10 Garden Plants Safe for Pets in Raleigh, NC
For those who have the privilege of a garden plot, unfortunately it is common for our canine friends to attempt its destruction. Because dogs are known to disturb our vegetables and dig up the flowerbeds, and cats love to munch on seemingly anything spindly and green, it is important to keep track of what plants your pets can and can’t ingest. Many plants are poisonous to both dogs and cats, even babies.
Any pet will likely have access to or find access to a garden space. This means all plants in the garden must be safe for our pets. The following list is not the end-all-be-all by any means, this is simply a starting point in cultivating a safe garden for both yourself and your pets.
Dill is a wonderful addition to any garden. It’s delicate and frilly greenery with a yellow crown fills out any space you give it and goes wonderfully on roasted potatoes or ahi tuna. You could even make some homemade pickles. Dill is a common garden herb and known to be non-toxic for both humans and pets.
Not only are marigolds an essential part of a garden, but they are deer resistant and bug attractant. That means your vegetables will be safer from insects when marigold is near, as the bright orange and yellow and red flowers will distract the bugs. They will go to town on the marigolds instead of the cabbage. Not only do they let harmful bugs munch on them, they attract bees to your garden for pollination. And of course, marigolds are safe for pets.
Nasturtiums are similar to marigolds in their ability to help defend the garden. Not only are they safe for pets to be around, but they keep the garden safe by being impossible to resist for bugs. They are as well bright yellow and orange and red, a perfect trap. Besides that, they make a great addition to salads. The delicate flowers are not only safe, but very edible. The petals have a unique spiciness to them, and the nectar spur has a burst of sweetness.
Like dill, basil is a common garden herb. It is safe for pets to be around and delicious in homemade bruschetta or pesto sauce. There are many varieties of basil, such as purple, Thai, Greek, Italian, lemon, holy, cinnamon, and sweet. Just to name a few. Take your pick, as any will be a good choice for your garden and your dinner. You might find your dog sampling a bit of the basil for a treat. And then you will thank your dog for their rare fresh breath.
A classic for any garden, sunflowers are an understandable favorite. With even more varieties than the basil, you can’t go wrong with an abundance of sunflowers. They make a great border and accent. They are pet-safe and sometimes harvestable for the seeds, if the birds don’t get to them first. But if they do, at least the birds got a good meal.
Another traditional garden herb, Rosemary is known to be safe for pets. A large and bushy variety will fill a large space, so plan accordingly for square footage, learn how to prune the plant, or keep it in a fixed-size pot. Rosemary is hardy and remains green in all seasons, flowering in late summer. For this plant, you will hope your dog brushes past as any touch releases a cloud of culinary goodness.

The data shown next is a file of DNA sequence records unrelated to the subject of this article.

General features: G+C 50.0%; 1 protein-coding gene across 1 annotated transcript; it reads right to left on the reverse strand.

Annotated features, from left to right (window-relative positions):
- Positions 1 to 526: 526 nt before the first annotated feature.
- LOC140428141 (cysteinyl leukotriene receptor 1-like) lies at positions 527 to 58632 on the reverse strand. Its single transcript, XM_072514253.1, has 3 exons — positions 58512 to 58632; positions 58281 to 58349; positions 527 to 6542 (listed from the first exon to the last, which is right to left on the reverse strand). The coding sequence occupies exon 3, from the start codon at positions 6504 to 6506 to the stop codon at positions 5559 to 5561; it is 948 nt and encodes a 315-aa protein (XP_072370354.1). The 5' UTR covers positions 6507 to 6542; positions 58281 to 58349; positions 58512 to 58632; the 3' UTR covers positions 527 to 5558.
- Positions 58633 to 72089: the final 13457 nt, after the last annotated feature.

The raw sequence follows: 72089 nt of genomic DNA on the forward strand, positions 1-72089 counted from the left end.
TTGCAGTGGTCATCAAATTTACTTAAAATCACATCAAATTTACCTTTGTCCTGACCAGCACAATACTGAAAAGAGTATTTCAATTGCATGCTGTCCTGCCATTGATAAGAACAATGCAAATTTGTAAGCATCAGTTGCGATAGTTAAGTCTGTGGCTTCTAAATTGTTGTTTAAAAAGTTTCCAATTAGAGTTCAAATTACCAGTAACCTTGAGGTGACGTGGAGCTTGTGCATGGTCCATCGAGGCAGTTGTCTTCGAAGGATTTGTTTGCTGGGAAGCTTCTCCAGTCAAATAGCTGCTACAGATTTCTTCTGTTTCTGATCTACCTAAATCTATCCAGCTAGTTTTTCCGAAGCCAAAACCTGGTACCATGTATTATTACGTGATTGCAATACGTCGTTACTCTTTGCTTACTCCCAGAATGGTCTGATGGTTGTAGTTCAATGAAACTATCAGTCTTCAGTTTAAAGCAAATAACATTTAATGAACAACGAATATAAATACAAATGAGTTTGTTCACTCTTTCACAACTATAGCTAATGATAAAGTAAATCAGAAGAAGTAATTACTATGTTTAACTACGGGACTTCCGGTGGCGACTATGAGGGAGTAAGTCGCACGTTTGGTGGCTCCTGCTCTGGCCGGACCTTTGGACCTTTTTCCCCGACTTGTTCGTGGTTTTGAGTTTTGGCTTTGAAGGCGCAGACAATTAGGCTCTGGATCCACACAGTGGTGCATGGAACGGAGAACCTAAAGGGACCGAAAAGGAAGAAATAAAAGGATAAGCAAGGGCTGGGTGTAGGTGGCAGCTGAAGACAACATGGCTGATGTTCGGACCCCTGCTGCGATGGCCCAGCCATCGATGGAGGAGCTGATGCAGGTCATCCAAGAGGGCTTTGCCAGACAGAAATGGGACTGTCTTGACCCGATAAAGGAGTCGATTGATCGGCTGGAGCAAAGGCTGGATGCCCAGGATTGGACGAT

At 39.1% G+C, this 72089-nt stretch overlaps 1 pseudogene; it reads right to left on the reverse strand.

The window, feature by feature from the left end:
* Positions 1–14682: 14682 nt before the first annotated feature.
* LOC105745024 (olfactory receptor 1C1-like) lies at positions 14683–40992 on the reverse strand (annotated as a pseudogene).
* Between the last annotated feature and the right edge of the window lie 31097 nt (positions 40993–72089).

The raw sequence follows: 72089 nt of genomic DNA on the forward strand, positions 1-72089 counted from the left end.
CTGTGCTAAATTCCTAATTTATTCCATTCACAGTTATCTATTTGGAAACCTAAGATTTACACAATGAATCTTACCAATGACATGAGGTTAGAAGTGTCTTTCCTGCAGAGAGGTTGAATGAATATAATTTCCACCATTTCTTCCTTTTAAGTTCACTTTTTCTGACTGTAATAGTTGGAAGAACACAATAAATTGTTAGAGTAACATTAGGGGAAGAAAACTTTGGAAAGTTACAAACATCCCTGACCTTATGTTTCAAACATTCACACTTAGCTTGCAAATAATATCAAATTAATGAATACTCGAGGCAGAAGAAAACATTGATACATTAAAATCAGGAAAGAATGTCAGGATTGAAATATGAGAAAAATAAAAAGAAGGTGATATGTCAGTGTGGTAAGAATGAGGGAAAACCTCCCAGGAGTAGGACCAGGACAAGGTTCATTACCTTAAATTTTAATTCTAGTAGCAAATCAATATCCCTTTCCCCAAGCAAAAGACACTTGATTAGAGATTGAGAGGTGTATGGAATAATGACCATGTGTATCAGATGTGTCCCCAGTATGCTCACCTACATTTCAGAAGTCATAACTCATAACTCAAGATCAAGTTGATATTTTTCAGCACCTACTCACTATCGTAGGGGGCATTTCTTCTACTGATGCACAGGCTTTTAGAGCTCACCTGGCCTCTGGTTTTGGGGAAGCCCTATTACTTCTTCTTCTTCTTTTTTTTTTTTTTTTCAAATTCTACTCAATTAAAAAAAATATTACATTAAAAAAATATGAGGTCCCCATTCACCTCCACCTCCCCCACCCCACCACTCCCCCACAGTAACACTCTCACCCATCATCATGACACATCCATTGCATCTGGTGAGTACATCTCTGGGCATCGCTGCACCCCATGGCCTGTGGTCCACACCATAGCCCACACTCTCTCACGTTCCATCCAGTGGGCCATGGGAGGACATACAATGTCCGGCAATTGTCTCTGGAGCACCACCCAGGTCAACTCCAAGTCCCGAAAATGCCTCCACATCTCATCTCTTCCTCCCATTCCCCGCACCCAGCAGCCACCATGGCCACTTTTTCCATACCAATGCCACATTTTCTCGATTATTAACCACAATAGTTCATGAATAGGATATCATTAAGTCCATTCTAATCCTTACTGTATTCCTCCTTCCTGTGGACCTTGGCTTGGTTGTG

Rosemary repels bugs such as mosquitos and helps to reduce stress and pain, as well as promote brain function and memory. It could be quite beneficial for your pets to have rosemary around.
A lot of people forget that raspberries can work great in even small gardens. Depending on the variety, they could be kept in a large pot or a small bed. If you have room, a couple rows of raspberry stalks will provide more than enough berry supply for your family. Even enough for your dog. Yes, dogs love raspberries. They should be given in moderation, but they are safe for consumption.
8. Sweet Potato Vine
A gorgeous green accent, sweet potato vine can be seen hanging over baskets or cascading down rock faces. This is a favorite for many. Though it is the same species as the edible sweet potato, the ornamental sweet potatoes are developed for their foliage.
Potato vines come in different colors and sizes, so you might end up with a cascade of black-purple or red if you choose sweet potato vine as a part of your garden. It is non-toxic for pets and grows like mad with little attention needed.
Also referred to as catmint, catnip is non-toxic yet intoxicating for felines. As the name implies and as most people have seen, cats go crazy over this stuff. Here as well, there are many varieties and some are stronger to cats than others. The most common is nepeta cataria, as this has the highest ratio of the natural chemical cats drool over. If you have a cat, this would be the variety to choose. If not, any type of catmint will do for a beautiful section of green with spikes of purple and blue flowers. From a distance, one might mistake it for lavender. Which is also safe for pets.
10. Creeping Thyme
Not only is creeping thyme a wonderful ground cover, it provides beautiful color and little attention. Really, you just need to plant it and let it grow. With water and sunlight of course. It is a hardy plant that is resistant to drought, extreme temperatures, and dog abuse. It is non-toxic to pets and great with roasted veggies or meat.
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About Companion Animal Hospital of Wakefield
At Companion Animal Hospital of Wakefield, our veterinarians in Raleigh, NC, provide better care for your pets. As members of your family, cats and dogs deserve the highest level of medicine with the most compassion. That’s why we put a strong emphasis on personalized care for your pet and client education for you. We believe that when we take the time to help you thoroughly understand your pet’s health, we’re able to make the best decisions for their care together.